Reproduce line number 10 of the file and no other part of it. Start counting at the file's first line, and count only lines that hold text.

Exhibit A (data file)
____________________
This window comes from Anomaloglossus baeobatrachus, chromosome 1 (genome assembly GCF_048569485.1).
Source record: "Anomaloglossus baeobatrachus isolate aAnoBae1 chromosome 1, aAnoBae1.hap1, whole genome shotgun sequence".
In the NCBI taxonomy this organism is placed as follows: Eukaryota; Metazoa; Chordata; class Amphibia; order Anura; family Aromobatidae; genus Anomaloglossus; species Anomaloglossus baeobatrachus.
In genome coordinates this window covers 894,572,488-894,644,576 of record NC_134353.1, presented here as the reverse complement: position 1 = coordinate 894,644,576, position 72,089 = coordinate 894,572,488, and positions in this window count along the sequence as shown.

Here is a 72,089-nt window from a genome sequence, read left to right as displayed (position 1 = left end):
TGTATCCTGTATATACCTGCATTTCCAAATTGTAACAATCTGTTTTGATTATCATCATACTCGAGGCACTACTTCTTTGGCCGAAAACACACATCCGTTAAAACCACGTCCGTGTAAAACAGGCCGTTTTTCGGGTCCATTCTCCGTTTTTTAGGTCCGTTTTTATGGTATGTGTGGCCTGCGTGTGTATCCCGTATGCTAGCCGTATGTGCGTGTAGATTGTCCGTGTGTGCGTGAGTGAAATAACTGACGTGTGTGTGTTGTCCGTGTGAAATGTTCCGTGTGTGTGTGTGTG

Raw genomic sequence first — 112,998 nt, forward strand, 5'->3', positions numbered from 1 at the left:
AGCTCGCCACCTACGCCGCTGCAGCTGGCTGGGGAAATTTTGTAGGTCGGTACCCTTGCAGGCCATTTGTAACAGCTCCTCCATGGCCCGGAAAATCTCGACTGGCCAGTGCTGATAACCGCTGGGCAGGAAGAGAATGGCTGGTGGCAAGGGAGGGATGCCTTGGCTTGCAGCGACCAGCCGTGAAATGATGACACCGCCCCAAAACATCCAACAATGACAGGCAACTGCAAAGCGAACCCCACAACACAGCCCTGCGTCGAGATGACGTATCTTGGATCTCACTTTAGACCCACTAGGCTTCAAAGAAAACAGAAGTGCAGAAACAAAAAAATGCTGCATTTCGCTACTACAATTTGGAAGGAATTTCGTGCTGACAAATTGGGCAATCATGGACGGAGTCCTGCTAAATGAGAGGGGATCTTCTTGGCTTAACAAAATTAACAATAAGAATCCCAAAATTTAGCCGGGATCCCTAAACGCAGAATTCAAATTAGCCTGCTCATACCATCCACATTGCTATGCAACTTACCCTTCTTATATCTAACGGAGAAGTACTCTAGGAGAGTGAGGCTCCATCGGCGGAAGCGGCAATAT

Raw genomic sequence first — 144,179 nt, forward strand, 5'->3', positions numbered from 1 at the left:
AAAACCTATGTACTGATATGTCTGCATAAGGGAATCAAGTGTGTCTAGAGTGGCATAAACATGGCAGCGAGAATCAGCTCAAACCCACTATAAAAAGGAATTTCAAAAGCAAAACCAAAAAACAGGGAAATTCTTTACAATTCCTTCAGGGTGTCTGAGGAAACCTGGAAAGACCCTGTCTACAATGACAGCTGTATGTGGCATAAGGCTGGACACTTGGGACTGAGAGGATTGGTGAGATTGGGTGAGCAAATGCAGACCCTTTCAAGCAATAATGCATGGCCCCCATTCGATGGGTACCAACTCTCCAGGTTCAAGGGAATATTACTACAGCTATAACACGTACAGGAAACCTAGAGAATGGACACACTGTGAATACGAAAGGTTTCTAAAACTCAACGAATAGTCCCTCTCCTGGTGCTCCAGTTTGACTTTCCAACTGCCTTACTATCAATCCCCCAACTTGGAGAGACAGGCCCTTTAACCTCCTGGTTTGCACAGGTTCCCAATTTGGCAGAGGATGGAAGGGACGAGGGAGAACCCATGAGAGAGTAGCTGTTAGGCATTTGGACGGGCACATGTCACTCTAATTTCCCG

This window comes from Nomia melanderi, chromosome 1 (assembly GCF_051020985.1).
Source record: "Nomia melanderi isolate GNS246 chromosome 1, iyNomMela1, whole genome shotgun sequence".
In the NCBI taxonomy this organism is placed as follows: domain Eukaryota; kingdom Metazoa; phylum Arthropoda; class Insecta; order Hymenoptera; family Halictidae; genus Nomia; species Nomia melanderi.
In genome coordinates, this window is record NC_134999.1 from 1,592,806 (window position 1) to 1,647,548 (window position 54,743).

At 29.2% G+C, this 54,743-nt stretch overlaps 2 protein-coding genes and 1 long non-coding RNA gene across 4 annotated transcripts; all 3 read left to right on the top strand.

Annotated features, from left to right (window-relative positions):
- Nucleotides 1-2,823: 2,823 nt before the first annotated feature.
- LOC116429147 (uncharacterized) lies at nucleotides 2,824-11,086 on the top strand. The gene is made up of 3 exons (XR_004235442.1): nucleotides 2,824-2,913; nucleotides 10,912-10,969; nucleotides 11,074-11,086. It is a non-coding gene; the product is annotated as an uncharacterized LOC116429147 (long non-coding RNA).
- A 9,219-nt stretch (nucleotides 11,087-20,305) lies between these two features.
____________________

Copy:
AAAACCTATGTACTGATATGTCTGCATAAGGGAATCAAGTGTGTCTAGAGTGGCATAAACATGGCAGCGAGAATCAGCTCAAACCCACTATAAAAAGGAATTTCAAAAGCAAAACCAAAAAACAGGGAAATTCTTTACAATTCCTTCAGGGTGTCTGAGGAAACCTGGAAAGACCCTGTCTACAATGACAGCTGTATGTGGCATAAGGCTGGACACTTGGGACTGAGAGGATTGGTGAGATTGGGTGAGCAAATGCAGACCCTTTCAAGCAATAATGCATGGCCCCCATTCGATGGGTACCAACTCTCCAGGTTCAAGGGAATATTACTACAGCTATAACACGTACAGGAAACCTAGAGAATGGACACACTGTGAATACGAAAGGTTTCTAAAACTCAACGAATAGTCCCTCTCCTGGTGCTCCAGTTTGACTTTCCAACTGCCTTACTATCAATCCCCCAACTTGGAGAGACAGGCCCTTTAACCTCCTGGTTTGCACAGGTTCCCAATTTGGCAGAGGATGGAAGGGACGAGGGAGAACCCATGAGAGAGTAGCTGTTAGGCATTTGGACGGGCACATGTCACTCTAATTTCCCG